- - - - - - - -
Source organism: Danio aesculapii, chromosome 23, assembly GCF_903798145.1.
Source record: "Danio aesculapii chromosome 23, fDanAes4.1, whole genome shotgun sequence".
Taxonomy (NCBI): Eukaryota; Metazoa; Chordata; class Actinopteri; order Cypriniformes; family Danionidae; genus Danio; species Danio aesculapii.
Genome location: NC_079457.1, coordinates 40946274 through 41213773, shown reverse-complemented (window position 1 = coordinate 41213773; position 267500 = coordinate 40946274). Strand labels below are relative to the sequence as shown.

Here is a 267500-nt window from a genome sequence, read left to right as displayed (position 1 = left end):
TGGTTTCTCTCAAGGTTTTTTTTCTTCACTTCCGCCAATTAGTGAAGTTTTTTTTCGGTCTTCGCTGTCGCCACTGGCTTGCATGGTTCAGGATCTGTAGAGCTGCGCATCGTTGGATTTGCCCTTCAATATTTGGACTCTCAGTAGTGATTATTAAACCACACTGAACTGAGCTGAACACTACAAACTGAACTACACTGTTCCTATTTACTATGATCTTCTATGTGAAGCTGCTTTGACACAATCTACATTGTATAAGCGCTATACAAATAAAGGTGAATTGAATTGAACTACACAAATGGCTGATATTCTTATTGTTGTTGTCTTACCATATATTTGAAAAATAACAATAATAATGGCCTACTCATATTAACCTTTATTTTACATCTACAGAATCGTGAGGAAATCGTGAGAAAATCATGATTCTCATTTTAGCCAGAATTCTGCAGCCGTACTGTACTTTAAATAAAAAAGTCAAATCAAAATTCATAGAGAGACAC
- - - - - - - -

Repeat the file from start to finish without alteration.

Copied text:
Source organism: Danio aesculapii, chromosome 23, assembly GCF_903798145.1.
Source record: "Danio aesculapii chromosome 23, fDanAes4.1, whole genome shotgun sequence".
Taxonomy (NCBI): Eukaryota; Metazoa; Chordata; class Actinopteri; order Cypriniformes; family Danionidae; genus Danio; species Danio aesculapii.
Genome location: NC_079457.1, coordinates 40946274 through 41213773, shown reverse-complemented (window position 1 = coordinate 41213773; position 267500 = coordinate 40946274). Strand labels below are relative to the sequence as shown.

Here is a 267500-nt window from a genome sequence, read left to right as displayed (position 1 = left end):
TGGTTTCTCTCAAGGTTTTTTTTCTTCACTTCCGCCAATTAGTGAAGTTTTTTTTCGGTCTTCGCTGTCGCCACTGGCTTGCATGGTTCAGGATCTGTAGAGCTGCGCATCGTTGGATTTGCCCTTCAATATTTGGACTCTCAGTAGTGATTATTAAACCACACTGAACTGAGCTGAACACTACAAACTGAACTACACTGTTCCTATTTACTATGATCTTCTATGTGAAGCTGCTTTGACACAATCTACATTGTATAAGCGCTATACAAATAAAGGTGAATTGAATTGAACTACACAAATGGCTGATATTCTTATTGTTGTTGTCTTACCATATATTTGAAAAATAACAATAATAATGGCCTACTCATATTAACCTTTATTTTACATCTACAGAATCGTGAGGAAATCGTGAGAAAATCATGATTCTCATTTTAGCCAGAATTCTGCAGCCGTACTGTACTTTAAATAAAAAAGTCAAATCAAAATTCATAGAGAGACAC